Then they cried out to the LORD, “Please, LORD, do not let us die for taking this man’s life. Do not hold us accountable for killing an innocent man, for you, LORD, have done as you pleased.” Then they took Jonah and threw him overboard, and the raging sea grew calm. At this the men greatly feared the LORD, and they offered sacrifice to the LORD and made vows to him.” (1:14-16).
The Ninevites believed God. A fast was proclaimed and all of them, from the greatest to the least, put on sackcloth. (3:5; see also 3:6-9).

Jonah had done the absolute least he could possibly do. He did not want to preach to Israel’s most hated enemy. He did not want the LORD to forgive them and show them mercy and kindness. He would prefer that God destroy them. But God expected more of His people, more of His prophet. Finally, at last, Jonah proclaimed to them,

“Forty more days and Nineveh will be overthrown.” (3:4). Nevertheless, his minimal effort produced the fruit of repentance (3:5). God relented: “When God saw what they did and how they turned from their evil ways, he relented and did not bring on them the destruction he had threatened.” (3:10).

When the Pharisees and scribes demanded a sign, Jesus responded by recalling these two episodes in the life of Jonah:

He answered, “A wicked and adulterous generation asks for a sign! But none will be given it except the sign of the prophet Jonah. For as Jonah was three days and three nights in the belly of a huge fish, so the Son of Man will be three days and three nights in the heart of the earth. The men of Nineveh will stand up at the judgment with this generation and condemn it; for they repented at the preaching of Jonah, and now something greater than Jonah is here.” (Matt 12:39-41).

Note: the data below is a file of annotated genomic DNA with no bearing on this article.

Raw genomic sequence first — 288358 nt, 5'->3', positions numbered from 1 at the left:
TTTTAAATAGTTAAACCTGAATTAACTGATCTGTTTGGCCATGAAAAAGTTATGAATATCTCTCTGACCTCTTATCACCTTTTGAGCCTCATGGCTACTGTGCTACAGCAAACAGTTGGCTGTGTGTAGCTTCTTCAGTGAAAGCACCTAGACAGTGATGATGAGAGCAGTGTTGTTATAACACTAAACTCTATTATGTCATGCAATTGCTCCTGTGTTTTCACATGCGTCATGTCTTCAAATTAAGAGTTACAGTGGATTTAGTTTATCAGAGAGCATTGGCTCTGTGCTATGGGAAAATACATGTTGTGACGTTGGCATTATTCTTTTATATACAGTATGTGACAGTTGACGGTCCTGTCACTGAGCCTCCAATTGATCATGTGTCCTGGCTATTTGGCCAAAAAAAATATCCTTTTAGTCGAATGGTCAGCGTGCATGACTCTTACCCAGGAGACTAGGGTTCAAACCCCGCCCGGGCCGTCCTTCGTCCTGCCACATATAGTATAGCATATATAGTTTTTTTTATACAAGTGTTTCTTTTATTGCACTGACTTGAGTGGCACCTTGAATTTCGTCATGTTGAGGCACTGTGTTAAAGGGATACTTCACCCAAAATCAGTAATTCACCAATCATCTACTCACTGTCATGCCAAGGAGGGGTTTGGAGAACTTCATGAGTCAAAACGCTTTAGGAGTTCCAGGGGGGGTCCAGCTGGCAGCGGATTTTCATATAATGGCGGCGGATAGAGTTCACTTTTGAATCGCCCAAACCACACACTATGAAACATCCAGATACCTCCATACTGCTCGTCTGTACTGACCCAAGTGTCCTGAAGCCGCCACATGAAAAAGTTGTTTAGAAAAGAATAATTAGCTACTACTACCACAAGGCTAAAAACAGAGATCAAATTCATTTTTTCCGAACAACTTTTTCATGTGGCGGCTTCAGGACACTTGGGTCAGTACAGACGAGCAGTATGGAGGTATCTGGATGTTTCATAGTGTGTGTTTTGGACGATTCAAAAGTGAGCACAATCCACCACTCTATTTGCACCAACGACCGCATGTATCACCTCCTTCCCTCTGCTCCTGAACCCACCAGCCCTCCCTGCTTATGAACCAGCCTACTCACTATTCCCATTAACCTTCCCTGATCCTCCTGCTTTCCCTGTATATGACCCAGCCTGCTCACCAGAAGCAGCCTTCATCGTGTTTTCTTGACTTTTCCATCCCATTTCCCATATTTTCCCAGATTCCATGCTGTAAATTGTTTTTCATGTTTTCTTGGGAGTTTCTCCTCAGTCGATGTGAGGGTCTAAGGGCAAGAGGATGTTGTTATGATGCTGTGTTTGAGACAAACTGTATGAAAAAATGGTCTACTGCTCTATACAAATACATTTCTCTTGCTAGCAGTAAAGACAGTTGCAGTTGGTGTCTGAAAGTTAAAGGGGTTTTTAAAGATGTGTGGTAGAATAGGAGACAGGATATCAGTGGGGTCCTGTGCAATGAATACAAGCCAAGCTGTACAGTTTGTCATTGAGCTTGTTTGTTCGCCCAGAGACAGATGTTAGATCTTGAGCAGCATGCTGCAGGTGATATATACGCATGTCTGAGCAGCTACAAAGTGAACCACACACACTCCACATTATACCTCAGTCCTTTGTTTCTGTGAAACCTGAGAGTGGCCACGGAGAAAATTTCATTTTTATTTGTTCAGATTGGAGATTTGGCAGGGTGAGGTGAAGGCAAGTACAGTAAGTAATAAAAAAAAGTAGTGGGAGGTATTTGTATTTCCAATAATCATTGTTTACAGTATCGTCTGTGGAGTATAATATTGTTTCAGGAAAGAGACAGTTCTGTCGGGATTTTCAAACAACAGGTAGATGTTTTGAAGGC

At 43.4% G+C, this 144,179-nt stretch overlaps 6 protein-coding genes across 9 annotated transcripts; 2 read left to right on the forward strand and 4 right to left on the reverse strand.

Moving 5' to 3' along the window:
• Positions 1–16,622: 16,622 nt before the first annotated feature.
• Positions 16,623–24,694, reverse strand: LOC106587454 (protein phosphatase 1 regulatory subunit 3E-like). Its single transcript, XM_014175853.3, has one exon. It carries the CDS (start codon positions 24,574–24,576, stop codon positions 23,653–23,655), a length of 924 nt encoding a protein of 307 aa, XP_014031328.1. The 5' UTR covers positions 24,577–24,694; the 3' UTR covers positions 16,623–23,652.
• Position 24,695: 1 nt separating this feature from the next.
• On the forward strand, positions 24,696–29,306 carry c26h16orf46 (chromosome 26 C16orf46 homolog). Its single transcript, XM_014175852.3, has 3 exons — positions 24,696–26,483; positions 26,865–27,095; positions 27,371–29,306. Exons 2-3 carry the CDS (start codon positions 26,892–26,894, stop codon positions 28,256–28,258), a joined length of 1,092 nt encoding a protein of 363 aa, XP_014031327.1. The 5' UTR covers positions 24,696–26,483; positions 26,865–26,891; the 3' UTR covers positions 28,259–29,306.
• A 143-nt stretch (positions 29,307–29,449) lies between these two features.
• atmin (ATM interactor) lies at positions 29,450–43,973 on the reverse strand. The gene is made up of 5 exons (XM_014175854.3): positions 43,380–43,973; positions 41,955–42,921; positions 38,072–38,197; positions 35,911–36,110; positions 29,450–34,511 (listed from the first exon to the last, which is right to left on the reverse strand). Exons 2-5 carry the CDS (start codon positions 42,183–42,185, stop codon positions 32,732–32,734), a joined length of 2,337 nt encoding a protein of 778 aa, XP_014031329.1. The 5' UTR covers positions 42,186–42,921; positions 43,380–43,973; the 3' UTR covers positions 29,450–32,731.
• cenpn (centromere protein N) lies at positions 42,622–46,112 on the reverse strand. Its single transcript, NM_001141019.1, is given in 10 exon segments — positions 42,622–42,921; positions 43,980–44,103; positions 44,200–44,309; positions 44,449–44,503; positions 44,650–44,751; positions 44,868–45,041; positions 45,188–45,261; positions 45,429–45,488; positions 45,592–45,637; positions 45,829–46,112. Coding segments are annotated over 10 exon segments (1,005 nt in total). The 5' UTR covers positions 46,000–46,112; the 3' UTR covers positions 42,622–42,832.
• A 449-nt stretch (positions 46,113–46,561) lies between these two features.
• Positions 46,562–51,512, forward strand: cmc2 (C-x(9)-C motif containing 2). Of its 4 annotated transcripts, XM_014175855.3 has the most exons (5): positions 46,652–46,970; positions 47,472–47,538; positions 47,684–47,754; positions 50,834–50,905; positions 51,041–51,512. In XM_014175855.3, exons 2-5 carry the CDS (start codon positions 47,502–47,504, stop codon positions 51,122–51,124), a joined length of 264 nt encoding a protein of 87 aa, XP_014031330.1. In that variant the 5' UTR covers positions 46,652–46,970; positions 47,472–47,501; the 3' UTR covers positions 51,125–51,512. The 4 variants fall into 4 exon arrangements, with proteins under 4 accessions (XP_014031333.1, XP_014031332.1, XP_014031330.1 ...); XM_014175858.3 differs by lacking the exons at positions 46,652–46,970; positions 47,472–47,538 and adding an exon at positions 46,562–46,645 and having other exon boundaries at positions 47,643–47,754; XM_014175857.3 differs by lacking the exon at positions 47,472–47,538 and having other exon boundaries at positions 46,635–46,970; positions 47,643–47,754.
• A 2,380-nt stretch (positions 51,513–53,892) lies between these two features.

Jesus preached the gospel everywhere he went to both Jews and Gentiles.

Jesus went throughout Galilee, teaching in their synagogues, proclaiming the good news of the kingdom, and healing every disease and sickness among the people. (Matt 4:23).
Jesus went through all the towns and villages, teaching in their synagogues, proclaiming the good news of the kingdom and healing every disease and sickness. When he saw the crowds, he had compassion on them, because they were harassed and helpless, like sheep without a shepherd. Then he said to his disciples, “The harvest is plentiful but the workers are few. Ask the Lord of the harvest, therefore, to send out workers into his harvest field.” (Matt 9:35-38).
Meanwhile his disciples urged him, “Rabbi, eat something.” But he said to them, “I have food to eat that you know nothing about.” Then his disciples said to each other, “Could someone have brought him food?” “My food,” said Jesus, “is to do the will of him who sent me and to finish his work. Don’t you have a saying, ‘It’s still four months until harvest’? I tell you, open your eyes and look at the fields! They are ripe for harvest. Even now the one who reaps draws a wage and harvests a crop for eternal life, so that the sower and the reaper may be glad together. Thus the saying ‘One sows and another reaps’ is true. I sent you to reap what you have not worked for. Others have done the hard work, and you have reaped the benefits of their labor.” (John 4:31-38).